Bill Hayden 2017-11-21 12:28:41
Data analysis and automation technologies are reshaping FM Imagine a world where machines and equipment send a notification that they’re about to break. A world where an autonomous vehicle delivers tools to a jobsite and an intelligent facility’s data is automatically synthesized into actionable recommendations. This world isn’t too far off in the future, and in fact, many aspects of this technology are alive and well in today’s facility management industry. It wasn’t long ago that maintenance service providers were reluctant to employ technology. Their focus was only on their trade. The evolution of technology hadn’t intercepted their world, and maintenance professionals relied on communication with customers via fax and paper contracts. Today, service providers and their customers are equally clamoring for new technologies that will streamline processes and bring forth efficiencies. Gone are the days of fax-based routing and paper trails, as now we are working toward a mobile and digital facility workforce. BETTER MOBILE ON THE HORIZON Technology and digital connectivity are the building blocks of improved customer service and a streamlined workflow. While the industry has already transitioned to a mobile-based workforce for customers and service providers, the next progression will be to a convenient, data-rich mobile experience for facilities — one that will open new worlds of opportunity. Take, for example, customers who can report maintenance needs by simply taking a photo on their smartphone and uploading it to their facility maintenance app. Service providers can receive this information on their mobile app while out on a nearby job, communicate directly with the customer and physically check in and out of this maintenance request using the app’s built-in geo-fencing. With all maintenance communications and signatures done via mobile, paperwork becomes obsolete. This is an obvious environmental benefit, and it creates a digital process that is streamlined and efficient. The transition to mobile apps has proven beneficial for the customer and the service provider. Mobile provides a level of reassurance for customers that they won’t be overcharged, as geo-fencing tracks the exact amount of time a service provider spends on a job — from the moment they check-in to the moment they exit — ensuring customers will be charged for the exact number of hours spent on-site. On the service provider side, the freedom that comes with mobile apps allows providers to spend more quality time on jobs and to receive new requests remotely, rather than returning to a landline or desktop device for updates. Mobile technologies will continue to improve efficiencies in facility management, especially as wearable technologies become mainstream. This will lead the industry to a crucial shift in how facility managers conduct business, where a service provider can receive and relay information to clients, regardless of where they are in the world. A user-friendly mobile experience for customers and service providers equates to more use of mobile apps, which increases the chances of capturing rich data at scale. For example, an electrician may receive a work request to service a lighting outage at a local retail location. Upon completing the request, they report into their mobile app what actions they took, what parts they used, how long the service took and their skill level as an electrician. This results in a more detailed bill for the customer. Once those specific details have been gathered from the mobile transaction, that rich data is collected to later inform predictive analytics. FROM AUTOMATE TO INFO-MATE The ease and efficiency that comes with these technological advancements is only one benefit. The deeper evolution will stem from the tens of millions of data points collected from not only mobile interactions, but also from sensory-connected devices and artificial intelligence over time. Consider this: If a single sensor on an HVAC system captures one piece of data per second, that’s more than 80,000 data points collected in just one day. That data is then analyzed and can be run through countless algorithms to synthesize rows of analytics into dashboards of actionable recommendations. These recommendations are used to solve maintenance issues quickly and efficiently to ensure maximum equipment performance. By capturing and monitoring the consistency of this data, facility managers form the building blocks to implement a predictive maintenance strategy. The data helps detect issues before they arise and prevents downtime. Data analytics opens the facility management industry to a new way of doing business that is rooted in data-centric decision making. The automation trend has begun, but it’s the data that will transform automated maintenance into info-mated maintenance, where the data guides real-time business decisions. Advanced data analytics is only beginning to influence the industry and shape the future. It will continue to be a cornerstone for “next generation facility management” where the Internet of Things, or IoT, will be leveraged. Predictive maintenance will be an expectation in the future of FM, and autonomous transportation could play a role in that maintenance. INTELLIGENT FACILITIES AND PREDICTIVE MAINTENANCE In most businesses, a phone ringing off the hook is the sign of a successful company. It means more interest, more sales and more revenue. For facility managers, however, it tells a different story. A silent phone means the facilities team has foreseen any emergencies, and all the equipment is running smoothly. Rather than put out fires all day, facility managers are transitioning to either a preventative or predictive mindset. Scheduling a service provider or technician for a regular check-up is essential, and there is now a shift into intelligent facilities and predictive maintenance. As a facilities manager, there are three different methods for how to manage the upkeep of the facility. The first is “run to failure.” This method is self-explanatory — it means letting equipment run until it fails and then hiring someone to fix it. The second method is preventative maintenance. Think of it like changing a car’s oil every 3,000 miles. Does the car really need the oil changed at 3,000 miles? Maybe, or maybe not. But it’s a guideline to follow, and it’s better to be safe than sorry to avoid the risk of failure and downtime. However, time isn’t always the best indicator of a facility’s condition. Preventative maintenance could lead to over-maintaining a facility and spending more money than necessary. The third, and most recommended, method is predictive maintenance, which relies on machine learning, artificial intelligence and data collected from a facility’s connected devices and sensors. This combined information helps facility managers predict when maintenance is needed. The data from machine learning and sensors measure a certain piece of equipment’s electrical throughput, and once that equipment reaches a certain level, the machine can predictively tell you it will fail in a certain number of hours or days. Once data has been collected and analyzed on a consistent basis, facility managers begin to see what regular behavioral patterns look like and the data can be monitored for possible patterns of failure. The future of facility management will see machines and detected sensors triggering an automated work order and dispatching a technician before the customer even knows there is an issue with something in the facility. One of the main benefits to predictive maintenance is the decrease in downtime, as facility managers aren’t constantly reacting to unplanned emergencies. There are also facilities where downtime isn’t an option, for example an HVAC cooling system in a large data center. If predictive sensors send an alert that the system will have a failure in the next 10 days, facility managers can get ahead of the issue before it happens. Instead of spending greater costs on premiums for emergency repairs, facilities can rely on connected devices to predict maintenance needs. Then maintenance can be scheduled for times that won’t impact uptime and productivity. WHAT’S NEXT FOR FACILITY MANAGEMENT? In only the last decade, technological advancements have already had exponential effects on the FM industry. Automated vehicles and drone technology are already starting to transform how facility managers work. According to PricewaterhouseCoopers, the commercial applications market for unmanned aerial systems and vehicles is projected to grow from US$2 billion in 2016 to more than US$127 billion by 2020. Subsequently, the facility manager of the future may see driverless cars that deliver parts and equipment — or even service providers themselves — which saves trips to and from warehouses or supply stores. This could streamline the logistics of a repair, as well as create potential cost savings from improved efficiency. Facility support by drone could also be eminent and they could potentially increase safety for service providers by capturing aerial footage without requiring the expense of scaffolding. Facility management innovators have witnessed and participated in the evolution of this industry over the last 15 years. The only certainty when looking at the future is the guarantee of a far-reaching wave of change to come. This momentum will continue into the coming decades with data analytics in the driver’s seat of improvement and innovation. BILL HAYDEN is CEO of FacilitySource, a facilities management company with the industry’s largest and most reliable data repository that provides innovative, end-to-end management and support solutions to more than 65,000 retail, banking and restaurant locations nationwide. Prior to joining FacilitySource in 2006, Bill held leadership roles with several major facility management companies. Bill holds a Bachelor of Arts in both computer science and business administration from Furman University and studied international finance at the University of London.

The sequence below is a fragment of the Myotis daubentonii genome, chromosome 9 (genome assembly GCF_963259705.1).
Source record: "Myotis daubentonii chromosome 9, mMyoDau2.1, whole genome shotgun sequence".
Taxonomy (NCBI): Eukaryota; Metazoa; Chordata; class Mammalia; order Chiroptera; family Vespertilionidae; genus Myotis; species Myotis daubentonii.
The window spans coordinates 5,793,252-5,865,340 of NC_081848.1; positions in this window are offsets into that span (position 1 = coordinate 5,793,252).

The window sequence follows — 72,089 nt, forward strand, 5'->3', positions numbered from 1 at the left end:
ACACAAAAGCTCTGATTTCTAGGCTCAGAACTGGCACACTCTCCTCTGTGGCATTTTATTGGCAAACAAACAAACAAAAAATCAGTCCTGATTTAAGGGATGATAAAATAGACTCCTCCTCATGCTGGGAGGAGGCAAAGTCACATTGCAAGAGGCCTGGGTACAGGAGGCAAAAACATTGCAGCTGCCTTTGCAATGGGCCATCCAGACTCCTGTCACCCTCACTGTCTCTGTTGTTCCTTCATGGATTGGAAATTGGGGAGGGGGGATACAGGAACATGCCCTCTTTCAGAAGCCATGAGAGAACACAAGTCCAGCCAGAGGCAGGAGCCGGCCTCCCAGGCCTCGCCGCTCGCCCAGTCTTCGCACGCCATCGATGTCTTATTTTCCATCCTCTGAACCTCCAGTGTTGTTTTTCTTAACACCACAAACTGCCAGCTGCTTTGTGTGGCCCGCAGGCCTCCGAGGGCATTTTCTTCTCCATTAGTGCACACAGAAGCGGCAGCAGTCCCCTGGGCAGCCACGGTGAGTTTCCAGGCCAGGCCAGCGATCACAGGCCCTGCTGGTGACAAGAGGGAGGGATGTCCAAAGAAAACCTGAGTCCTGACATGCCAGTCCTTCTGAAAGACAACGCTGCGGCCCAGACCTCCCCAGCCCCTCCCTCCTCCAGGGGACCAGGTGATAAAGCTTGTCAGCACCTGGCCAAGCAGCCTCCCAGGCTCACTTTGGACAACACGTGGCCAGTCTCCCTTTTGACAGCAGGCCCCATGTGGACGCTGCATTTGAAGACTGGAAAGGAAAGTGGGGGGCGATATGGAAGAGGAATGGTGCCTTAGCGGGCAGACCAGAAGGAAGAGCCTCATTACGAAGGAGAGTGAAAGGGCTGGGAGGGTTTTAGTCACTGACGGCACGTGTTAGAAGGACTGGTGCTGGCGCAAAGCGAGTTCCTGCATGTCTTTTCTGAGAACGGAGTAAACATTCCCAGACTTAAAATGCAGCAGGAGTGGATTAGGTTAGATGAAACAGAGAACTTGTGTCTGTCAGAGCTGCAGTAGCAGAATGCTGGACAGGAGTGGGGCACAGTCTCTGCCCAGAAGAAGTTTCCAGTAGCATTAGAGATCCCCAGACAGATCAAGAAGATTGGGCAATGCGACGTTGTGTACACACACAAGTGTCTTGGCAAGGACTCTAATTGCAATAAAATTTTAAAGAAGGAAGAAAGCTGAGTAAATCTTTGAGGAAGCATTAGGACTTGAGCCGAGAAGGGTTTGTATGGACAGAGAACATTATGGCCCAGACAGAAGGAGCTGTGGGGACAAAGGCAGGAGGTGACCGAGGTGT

Published by International Facility Management Association . View All Articles.